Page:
by Jim Kerr
A vehicle may be a necessity to many of us but it is also an expression of personal freedom. From the time we first get a driver’s license, we make choices about where we want to go, when we want to go, and who to take with us. We do this assuming that what we do isn’t monitored by others. In most cases this is true but there are exceptions. Did you know that big brother might be watching you?
The check-engine light is illuminated on the dashboard. You take the vehicle into the service shop to have it repaired, and when the technician hooks-up a computer scan tool, he or she may see some interesting information. Whenever a code is stored in the vehicle’s computer, it also stores concurrent information about the vehicle’s operation. Occasionally, a technician tells the owner that the code was caused by high vehicle speed. Usually this occurs when there are teenage drivers in the family.
Many vehicles have speed-limiting built into their computers. The maximum allowable speed is typically based on the speed rating of the tires with which the vehicle was originally equipped from the factory. Try to go faster and the computer will cut off the fuel injection and this causes engine misfire and erratic oxygen sensor readings. A code initiates the recording of data for future reference. Fortunately, I don’t know of any cases where the warranty has been compromised due to data revealing excessive speed; but I do know of young people that have had driving privileges restricted.
Electronic monitoring and data collection may also be performed by vehicle airbag computers. Similar in function to the “black box” data recorders used in aircraft, vehicle airbag data recorders were used as early as 1994 in some GM vehicles, and Ford started using them in 2001 on some models. There is a push by safety agencies to have this type of data recorder installed in all new vehicles.
These automotive black boxes are capable of recording several types of data. The newer the system, the more data recorded. When an airbag deploys, the newest systems will record what the driver was doing with the accelerator pedal, if the brakes were applied, vehicle speed, seat belt use and engine-speed along with various other data.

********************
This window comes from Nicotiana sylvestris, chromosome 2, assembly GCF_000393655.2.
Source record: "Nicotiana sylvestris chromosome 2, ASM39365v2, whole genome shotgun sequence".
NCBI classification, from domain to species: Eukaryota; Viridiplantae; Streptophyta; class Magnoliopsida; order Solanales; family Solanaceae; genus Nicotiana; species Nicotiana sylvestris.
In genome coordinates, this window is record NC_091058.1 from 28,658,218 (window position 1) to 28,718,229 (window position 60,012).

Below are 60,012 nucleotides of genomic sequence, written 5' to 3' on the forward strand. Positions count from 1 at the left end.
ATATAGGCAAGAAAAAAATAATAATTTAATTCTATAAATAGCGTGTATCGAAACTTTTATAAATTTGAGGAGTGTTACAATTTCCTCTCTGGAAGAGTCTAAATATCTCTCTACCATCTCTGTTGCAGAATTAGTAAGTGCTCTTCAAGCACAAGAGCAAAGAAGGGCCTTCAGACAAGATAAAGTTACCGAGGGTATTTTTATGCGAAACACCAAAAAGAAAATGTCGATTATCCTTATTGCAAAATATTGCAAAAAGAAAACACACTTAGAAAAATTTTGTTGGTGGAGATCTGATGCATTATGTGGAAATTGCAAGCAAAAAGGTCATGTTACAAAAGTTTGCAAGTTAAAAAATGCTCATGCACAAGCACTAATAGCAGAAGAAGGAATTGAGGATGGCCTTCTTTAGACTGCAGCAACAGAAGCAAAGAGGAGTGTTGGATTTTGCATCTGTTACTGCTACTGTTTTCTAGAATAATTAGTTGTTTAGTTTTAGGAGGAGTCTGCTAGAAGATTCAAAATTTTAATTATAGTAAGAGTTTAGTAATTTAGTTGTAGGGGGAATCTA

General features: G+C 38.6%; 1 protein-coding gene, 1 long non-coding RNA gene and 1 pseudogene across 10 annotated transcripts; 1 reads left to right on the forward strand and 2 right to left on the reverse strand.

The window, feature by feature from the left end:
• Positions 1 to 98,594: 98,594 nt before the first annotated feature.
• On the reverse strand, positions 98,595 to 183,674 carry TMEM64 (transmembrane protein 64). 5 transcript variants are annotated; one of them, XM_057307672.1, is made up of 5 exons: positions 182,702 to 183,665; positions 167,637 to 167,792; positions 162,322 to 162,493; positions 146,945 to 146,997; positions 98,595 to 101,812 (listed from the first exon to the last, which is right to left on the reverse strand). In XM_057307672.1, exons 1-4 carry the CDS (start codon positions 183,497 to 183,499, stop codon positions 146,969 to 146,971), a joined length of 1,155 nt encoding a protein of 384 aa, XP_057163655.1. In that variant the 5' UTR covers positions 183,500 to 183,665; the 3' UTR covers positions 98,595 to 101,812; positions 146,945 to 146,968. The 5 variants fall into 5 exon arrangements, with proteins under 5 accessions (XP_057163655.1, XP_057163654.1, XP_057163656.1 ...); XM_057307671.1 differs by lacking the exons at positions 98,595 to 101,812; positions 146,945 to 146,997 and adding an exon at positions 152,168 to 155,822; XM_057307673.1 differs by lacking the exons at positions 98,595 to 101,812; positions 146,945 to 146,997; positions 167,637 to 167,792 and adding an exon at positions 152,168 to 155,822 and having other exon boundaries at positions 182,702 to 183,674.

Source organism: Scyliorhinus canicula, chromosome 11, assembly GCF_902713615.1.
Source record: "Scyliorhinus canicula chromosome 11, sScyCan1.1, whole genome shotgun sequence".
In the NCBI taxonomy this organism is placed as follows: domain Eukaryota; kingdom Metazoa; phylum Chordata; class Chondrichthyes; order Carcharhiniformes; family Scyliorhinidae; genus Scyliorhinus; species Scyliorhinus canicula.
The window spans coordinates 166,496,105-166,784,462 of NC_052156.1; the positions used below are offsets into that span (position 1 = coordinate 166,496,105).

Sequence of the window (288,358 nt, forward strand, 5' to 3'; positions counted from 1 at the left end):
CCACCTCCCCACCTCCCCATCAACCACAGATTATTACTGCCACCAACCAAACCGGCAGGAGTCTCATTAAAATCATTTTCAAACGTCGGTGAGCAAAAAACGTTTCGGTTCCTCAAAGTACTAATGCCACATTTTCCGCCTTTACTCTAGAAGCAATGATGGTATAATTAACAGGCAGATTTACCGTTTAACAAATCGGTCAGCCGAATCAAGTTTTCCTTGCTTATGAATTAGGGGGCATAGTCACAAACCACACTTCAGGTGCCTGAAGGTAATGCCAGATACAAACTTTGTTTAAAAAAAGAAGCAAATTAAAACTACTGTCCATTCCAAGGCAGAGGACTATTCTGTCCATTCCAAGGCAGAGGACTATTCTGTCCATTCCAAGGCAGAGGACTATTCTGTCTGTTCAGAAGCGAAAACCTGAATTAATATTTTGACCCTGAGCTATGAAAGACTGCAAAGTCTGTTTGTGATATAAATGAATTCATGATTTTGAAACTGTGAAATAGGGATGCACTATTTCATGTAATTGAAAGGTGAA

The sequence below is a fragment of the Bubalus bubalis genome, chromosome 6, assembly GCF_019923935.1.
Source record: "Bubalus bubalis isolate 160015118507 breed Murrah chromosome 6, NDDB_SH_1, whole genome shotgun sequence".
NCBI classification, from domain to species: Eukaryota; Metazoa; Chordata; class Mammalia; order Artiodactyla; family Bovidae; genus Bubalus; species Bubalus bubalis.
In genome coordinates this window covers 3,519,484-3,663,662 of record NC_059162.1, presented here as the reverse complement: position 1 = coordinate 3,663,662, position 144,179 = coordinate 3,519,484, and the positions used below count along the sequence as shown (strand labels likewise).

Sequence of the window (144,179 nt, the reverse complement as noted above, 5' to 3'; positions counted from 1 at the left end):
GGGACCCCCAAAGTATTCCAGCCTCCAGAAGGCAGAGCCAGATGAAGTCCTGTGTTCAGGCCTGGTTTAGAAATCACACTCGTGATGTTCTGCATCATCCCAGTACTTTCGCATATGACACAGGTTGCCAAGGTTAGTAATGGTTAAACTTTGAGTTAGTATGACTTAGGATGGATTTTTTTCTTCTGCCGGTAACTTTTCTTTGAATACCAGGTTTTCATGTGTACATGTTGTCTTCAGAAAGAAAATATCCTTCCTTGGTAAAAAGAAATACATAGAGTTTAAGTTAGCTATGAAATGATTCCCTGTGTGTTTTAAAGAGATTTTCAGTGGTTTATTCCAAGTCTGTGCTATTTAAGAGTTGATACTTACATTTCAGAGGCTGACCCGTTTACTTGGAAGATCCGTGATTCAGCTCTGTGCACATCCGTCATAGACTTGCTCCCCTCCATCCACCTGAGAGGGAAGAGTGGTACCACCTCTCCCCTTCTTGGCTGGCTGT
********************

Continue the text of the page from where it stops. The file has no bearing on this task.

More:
Up to five-seconds worth of operating information, prior to airbag deployment, may be saved by these devices. Examining the data reveals driver reaction and vehicle speed etc. just prior to impact. Some black boxes record this information during a “near miss” situation, when only one airbag sensor is activated, even though the airbags did not deploy.
Currently, automotive technicians are unable to access this information, but the manufacturer can for the purpose of airbag system evaluation. This information is not generally released to anyone. However, under certain circumstances, the police may access this information with the aid of the manufacturer or special computer programs.
The resulting data may find its way into a courtroom during a civil or criminal action. Such information has been used in court to prosecute an at-fault driver in a fatal collision. For careful drivers, this may be good news, but it still is big brother watching.
OnStar, General Motors GPS and cell phone-based communication system can locate your vehicle within a few feet and read the data from the vehicle’s computers. This can save lives, such as when the air bags have deployed, and it can also provide peace of mind by letting the OnStar operator tell you if a vehicle problem is serious or minor. Can it be used to follow you? Not really.
OnStar can locate and track a vehicle but only if the driver reports the vehicle stolen or the police have obtained a court order to allow the OnStar operator to do this. If so, the vehicle position is reported to the police. Otherwise, the vehicle position is only monitored when the driver pushes the OnStar button and asks for information.
The vehicle’s location is then used to provide driving directions to where the driver wants to go. Other people are unable to phone the OnStar centre and ask for your location. Your travels are your own personal business.
Many commercial trucks use this type of communications link to monitor vehicle location. However, such systems provide vehicle speed and location, enabling the tracing of shipments. It also aids driver safety should problems develop on the road.
There are companies that build data recorders that plug into a vehicle’s computer system in order to monitor the vehicle’s speed, distance, run time and engine speed. These are often advertised as methods of monitoring the driving habits of young family members. While such devices work, there is the philosophical debate about whether we should be electronically monitoring our youth or building a relationship founded on trust and responsibility.
I personally believe that vehicle data recorders are good things, but only when used to improve vehicle design and enhance occupant safety. I further believe they, and the information they hold, are the personal property of the vehicle owner and as such, the data should not be used adversely. There are many arguments for and against the use of data recorders.